Objective A patient-derived composite measure of the impact of rheumatoid arthritis (RA), the rheumatoid arthritis impact of disease (RAID) score, takes into account pain, functional capacity, fatigue, physical and emotional wellbeing, quality of sleep and coping. The objectives were to finalise the RAID and examine its psychometric properties.
Methods An international multicentre cross-sectional and longitudinal study of consecutive RA patients from 12 European countries was conducted to examine the psychometric properties of the different combinations of instruments that might be included within the RAID combinations scale (numeric rating scales (NRS) or various questionnaires). Construct validity was assessed cross-sectionally by Spearman correlation, reliability by intraclass correlation coefficient (ICC) in 50 stable patients, and sensitivity to change by standardised response means (SRM) in 88 patients whose treatment was intensified.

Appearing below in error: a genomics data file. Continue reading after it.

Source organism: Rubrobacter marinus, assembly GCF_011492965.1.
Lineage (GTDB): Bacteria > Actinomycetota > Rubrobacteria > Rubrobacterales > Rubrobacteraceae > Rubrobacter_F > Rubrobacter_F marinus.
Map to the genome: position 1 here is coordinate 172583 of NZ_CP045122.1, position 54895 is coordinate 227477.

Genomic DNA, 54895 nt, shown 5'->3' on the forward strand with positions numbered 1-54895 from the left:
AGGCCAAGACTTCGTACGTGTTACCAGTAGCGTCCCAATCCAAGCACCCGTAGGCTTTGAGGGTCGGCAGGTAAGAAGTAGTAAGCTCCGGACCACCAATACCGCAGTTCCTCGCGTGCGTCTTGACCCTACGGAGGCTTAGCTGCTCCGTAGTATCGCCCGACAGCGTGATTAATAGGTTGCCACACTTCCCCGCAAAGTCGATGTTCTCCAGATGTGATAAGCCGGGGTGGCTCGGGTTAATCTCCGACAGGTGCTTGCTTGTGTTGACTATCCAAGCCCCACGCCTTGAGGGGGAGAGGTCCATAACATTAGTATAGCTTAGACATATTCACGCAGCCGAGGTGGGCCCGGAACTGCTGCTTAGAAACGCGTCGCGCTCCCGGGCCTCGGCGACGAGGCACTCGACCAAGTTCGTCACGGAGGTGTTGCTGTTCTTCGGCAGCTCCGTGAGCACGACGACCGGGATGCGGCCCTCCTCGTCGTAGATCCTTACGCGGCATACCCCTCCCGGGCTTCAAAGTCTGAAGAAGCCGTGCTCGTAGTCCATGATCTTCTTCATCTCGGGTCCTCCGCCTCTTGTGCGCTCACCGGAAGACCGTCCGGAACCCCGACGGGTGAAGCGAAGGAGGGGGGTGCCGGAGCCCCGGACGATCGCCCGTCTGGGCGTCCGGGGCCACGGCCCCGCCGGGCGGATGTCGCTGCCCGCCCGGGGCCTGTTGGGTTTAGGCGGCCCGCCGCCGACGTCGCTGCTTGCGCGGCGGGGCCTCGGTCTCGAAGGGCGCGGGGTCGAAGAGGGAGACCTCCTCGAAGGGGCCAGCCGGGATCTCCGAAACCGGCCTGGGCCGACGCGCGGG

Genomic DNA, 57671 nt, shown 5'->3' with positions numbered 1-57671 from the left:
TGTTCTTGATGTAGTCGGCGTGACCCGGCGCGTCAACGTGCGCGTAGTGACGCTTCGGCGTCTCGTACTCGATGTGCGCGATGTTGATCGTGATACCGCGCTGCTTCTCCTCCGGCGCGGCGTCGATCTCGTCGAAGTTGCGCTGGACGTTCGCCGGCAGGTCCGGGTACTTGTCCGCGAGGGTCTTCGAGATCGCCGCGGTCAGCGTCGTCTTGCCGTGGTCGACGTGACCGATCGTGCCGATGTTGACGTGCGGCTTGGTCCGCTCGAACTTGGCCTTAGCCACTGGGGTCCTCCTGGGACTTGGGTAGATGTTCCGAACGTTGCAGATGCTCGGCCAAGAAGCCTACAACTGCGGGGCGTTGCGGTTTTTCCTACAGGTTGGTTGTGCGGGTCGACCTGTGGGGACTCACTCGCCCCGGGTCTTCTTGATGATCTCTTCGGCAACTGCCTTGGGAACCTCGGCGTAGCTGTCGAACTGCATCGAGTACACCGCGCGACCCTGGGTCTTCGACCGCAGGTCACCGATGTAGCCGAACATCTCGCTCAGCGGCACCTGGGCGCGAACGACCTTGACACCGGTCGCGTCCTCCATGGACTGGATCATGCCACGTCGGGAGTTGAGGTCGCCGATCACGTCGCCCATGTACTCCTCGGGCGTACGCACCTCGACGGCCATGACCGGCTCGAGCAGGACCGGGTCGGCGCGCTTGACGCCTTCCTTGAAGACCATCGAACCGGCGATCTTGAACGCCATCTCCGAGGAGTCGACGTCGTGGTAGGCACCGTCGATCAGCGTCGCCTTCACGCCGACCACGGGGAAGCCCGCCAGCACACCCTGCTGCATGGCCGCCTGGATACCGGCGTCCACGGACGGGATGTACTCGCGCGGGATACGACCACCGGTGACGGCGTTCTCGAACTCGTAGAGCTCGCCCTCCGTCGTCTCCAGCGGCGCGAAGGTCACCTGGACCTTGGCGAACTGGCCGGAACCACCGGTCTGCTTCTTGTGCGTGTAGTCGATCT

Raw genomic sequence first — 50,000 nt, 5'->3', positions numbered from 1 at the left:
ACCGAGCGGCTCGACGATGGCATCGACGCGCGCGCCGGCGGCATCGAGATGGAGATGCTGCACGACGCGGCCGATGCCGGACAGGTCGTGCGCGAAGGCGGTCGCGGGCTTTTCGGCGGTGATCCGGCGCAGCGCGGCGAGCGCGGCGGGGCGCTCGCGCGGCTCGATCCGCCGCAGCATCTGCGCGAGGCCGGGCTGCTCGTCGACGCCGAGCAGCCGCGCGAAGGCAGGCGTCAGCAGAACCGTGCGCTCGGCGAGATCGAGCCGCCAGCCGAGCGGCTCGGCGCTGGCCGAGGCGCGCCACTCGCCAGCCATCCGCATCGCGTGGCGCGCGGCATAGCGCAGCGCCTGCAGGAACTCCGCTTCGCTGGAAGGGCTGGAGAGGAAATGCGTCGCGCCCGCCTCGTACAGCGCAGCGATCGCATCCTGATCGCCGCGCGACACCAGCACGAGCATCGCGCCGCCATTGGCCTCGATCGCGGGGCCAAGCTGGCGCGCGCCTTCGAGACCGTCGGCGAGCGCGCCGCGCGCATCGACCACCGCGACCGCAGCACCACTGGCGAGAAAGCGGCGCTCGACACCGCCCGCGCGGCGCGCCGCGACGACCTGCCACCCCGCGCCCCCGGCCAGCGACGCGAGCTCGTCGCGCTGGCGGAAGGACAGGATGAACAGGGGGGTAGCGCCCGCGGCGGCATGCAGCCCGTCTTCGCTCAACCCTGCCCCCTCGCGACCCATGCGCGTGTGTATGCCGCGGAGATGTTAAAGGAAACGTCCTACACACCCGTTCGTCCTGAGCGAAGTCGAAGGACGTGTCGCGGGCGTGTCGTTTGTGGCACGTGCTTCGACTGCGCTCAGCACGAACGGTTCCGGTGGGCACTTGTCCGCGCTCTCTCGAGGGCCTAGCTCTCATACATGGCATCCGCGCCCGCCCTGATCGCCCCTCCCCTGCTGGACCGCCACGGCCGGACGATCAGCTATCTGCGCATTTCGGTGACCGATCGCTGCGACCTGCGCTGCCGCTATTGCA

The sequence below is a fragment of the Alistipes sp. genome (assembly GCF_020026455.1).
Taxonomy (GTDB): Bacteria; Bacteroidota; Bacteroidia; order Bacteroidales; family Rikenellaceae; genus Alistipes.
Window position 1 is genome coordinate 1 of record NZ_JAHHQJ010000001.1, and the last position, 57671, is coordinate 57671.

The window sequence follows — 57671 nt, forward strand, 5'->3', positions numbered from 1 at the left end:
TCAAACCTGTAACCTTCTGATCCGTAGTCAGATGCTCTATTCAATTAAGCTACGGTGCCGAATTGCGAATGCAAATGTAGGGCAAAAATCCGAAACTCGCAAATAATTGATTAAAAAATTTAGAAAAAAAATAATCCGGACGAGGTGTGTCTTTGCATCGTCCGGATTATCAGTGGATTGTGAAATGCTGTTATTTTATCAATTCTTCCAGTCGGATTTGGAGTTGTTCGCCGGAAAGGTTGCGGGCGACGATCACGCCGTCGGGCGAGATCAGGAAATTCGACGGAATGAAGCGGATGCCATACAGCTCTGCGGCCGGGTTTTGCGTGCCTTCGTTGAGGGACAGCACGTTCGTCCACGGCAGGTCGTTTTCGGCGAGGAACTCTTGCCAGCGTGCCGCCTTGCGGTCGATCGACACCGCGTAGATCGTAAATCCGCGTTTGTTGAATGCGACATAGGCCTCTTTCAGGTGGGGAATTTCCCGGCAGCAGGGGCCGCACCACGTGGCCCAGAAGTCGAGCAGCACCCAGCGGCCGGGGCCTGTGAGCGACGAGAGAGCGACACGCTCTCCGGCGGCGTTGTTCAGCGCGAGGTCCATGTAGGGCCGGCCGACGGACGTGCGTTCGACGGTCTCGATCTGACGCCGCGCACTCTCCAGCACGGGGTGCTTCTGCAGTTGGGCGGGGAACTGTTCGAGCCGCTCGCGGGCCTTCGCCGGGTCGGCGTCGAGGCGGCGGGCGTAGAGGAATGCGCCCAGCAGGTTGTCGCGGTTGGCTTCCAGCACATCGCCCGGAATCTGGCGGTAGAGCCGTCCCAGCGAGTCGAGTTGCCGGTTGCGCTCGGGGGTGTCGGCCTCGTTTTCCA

Results 570 patients (79% women, mean±SD age 56±13 years, disease duration 12.5±10.3 years, disease activity score (DAS28) 4.1±1.6) participated in the validation study. NRS questions performed as well as longer combinations of questionnaires: the final RAID score is composed of seven NRS questions. The final RAID correlated strongly with patient global (R=0.76) and significantly also with other outcomes (DAS28 R=0.69, short form 36 physical −0.59 and mental −0.55, p<0.0001 for all). Reliability was high (ICC 0.90; 95% CI 0.84 to 0.94) and sensitivity to change was good (SRM 0.98 (0.96 to 1.00) compared with DAS28 SRM 1.06 (1.01 to 1.11)).
Conclusion The RAID score is a patient-derived composite score assessing the seven most important domains of impact of RA. This score is now validated; sensitivity to change should be further examined in larger studies.
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